Riptide
Table of Contents

Photo Gallery 2

Soft Backpack BCD Soft Backpack BCD Soft Backpack BCD
Photographer Peter Fendt
When purchasing a BCD ensure it has a hard backpack. Soft backpack BCD's were designed so they could easily be rolled and packed in a suitcase; they were not designed to dive with. As you can see from these photos they do not hold the tank in place and certainly do not work if a pony bottle is used. Divers who wear soft pack BCD's have a very difficult time performing the over-the-shoulder regulator retreival procedure because the moment they lean back even the smallest bit, the top of the tank leans back out of reach. To retrieve their regulators, these diver have to use their left hands to push the bottom of their tank upwards and away from them, which will bring the top of the tank up and towards the back of their necks. The over-the-shoulder regulator retreival is the best method found for retriveing a regulator.

To have good buoyancy control, to be able to swim and work over silty bottoms and not kick up any silt, to be able to rotate and work inside vehicles, etc..., you and your gear need to be one. When you move, your gear needs to move with you. If you move and then your gear moves later or in a different direction, then your gear will change your position in the water without you wanting it to. This is one of the many reasons that all gauges and pony regulator second stages need to be secured against you, preferably in the golden triangle area (A triangle from shoulder to shoulder with the bottom point at the navel - designated by Dr. Glen Egstrom). If you rotate slightly to your right while horizontal, a soft pack BCD will allow the tank to drop to the right, rotating you further than you wanted. However you move, that soft packed tank will pull you around. If you are wearing a soft pack and have not noticed this then you are not working with perfectly neutral, fine adjustment buoyancy control technicques - which is what we find more often that not. Not many instructors have great buyoancy control, let alone know how to teach it. The evidence shows that most divers are overweighted by at least 6 lbs.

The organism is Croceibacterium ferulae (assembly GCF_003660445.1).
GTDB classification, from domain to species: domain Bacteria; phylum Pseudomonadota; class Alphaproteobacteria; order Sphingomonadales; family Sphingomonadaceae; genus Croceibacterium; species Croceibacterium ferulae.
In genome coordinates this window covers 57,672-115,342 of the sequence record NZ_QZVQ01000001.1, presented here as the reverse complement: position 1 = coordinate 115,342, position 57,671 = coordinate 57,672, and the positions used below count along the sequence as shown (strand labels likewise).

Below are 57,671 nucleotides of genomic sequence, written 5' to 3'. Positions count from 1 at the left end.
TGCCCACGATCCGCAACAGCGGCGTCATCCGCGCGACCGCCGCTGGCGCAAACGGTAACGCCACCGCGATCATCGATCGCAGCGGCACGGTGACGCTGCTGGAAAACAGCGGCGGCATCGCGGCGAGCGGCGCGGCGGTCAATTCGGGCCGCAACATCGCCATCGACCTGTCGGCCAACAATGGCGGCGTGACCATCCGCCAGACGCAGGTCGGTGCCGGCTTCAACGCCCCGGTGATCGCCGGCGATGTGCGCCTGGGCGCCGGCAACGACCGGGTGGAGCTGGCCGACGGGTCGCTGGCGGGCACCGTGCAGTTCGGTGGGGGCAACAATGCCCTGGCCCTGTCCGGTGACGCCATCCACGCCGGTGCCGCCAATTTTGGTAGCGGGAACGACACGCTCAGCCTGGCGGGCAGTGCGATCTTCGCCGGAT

Tank Donning
Photographer Peter Fendt
How many of us have stood there holding a diver's tank up as the diver struggles to get his arm back and in the BCD arm hole? All of us have. How many of us have done that as divers? Again, all of us. In all diving, but especially in PSD, tenders and divers should use professional rapid deployment motion to reduce diver and tender fatigue and prevent back or muscle injuries, to look smooth and professional, to prevent rocking a boat, and to not waste time. Professional rapid deployment motion is a term Butch Hendrick came up with in the early 1970's when training FDNY Rescue Company dive teams. It means every movement has a logical and well-tested function with as little wasted motion as possible. That is how a diver can be dressed in under 3 minutes with less exertion and fatigue than when it takes twice as long - and with less chance of a mistake (e.g. gauges not secured properly, pony regulator hose under arm, forgot to don weightbelt....).

Good Clue
A good clue.

Submitted by Bryan Nylander.



Table of Contents

For information on how you can help, or how RIPTIDE can help you, please contact us at:
P.O. Box 593
Hurley, NY 12443
tel/fax: (845) 331-3383
e-mail: az@rip-tide.org
Created by Dolphin Diving - copyright 990901